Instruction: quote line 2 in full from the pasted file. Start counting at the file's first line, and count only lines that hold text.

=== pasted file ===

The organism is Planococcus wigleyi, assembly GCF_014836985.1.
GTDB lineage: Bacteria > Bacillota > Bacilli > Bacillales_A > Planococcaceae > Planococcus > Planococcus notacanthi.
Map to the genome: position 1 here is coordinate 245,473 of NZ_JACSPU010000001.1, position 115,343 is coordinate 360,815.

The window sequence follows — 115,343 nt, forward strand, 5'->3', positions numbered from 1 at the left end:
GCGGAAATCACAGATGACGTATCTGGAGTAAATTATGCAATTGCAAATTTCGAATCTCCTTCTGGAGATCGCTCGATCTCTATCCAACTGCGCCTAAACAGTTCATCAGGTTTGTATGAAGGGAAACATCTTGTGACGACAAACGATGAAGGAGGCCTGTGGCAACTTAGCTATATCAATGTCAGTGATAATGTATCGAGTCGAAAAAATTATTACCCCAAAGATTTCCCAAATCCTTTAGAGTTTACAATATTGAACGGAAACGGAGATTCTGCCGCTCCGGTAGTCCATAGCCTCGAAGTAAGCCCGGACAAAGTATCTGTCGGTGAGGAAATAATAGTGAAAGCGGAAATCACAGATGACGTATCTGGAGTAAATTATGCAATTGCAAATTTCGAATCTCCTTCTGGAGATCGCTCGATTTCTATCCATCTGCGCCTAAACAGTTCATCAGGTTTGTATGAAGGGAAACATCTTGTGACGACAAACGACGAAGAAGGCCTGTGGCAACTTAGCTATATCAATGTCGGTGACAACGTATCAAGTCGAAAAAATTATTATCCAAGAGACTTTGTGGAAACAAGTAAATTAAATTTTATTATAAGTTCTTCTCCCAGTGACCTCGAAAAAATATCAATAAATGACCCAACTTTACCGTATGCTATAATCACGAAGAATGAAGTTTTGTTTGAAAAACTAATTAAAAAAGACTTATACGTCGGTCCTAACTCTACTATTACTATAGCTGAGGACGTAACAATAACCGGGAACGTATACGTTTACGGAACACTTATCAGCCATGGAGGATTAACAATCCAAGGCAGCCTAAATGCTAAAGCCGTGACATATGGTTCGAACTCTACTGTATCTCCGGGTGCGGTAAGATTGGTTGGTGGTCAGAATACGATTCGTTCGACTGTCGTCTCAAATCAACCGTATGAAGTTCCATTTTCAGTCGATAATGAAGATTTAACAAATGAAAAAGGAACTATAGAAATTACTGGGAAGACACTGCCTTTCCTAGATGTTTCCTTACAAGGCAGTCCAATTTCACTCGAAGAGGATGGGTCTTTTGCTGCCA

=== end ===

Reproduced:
GTDB lineage: Bacteria > Bacillota > Bacilli > Bacillales_A > Planococcaceae > Planococcus > Planococcus notacanthi.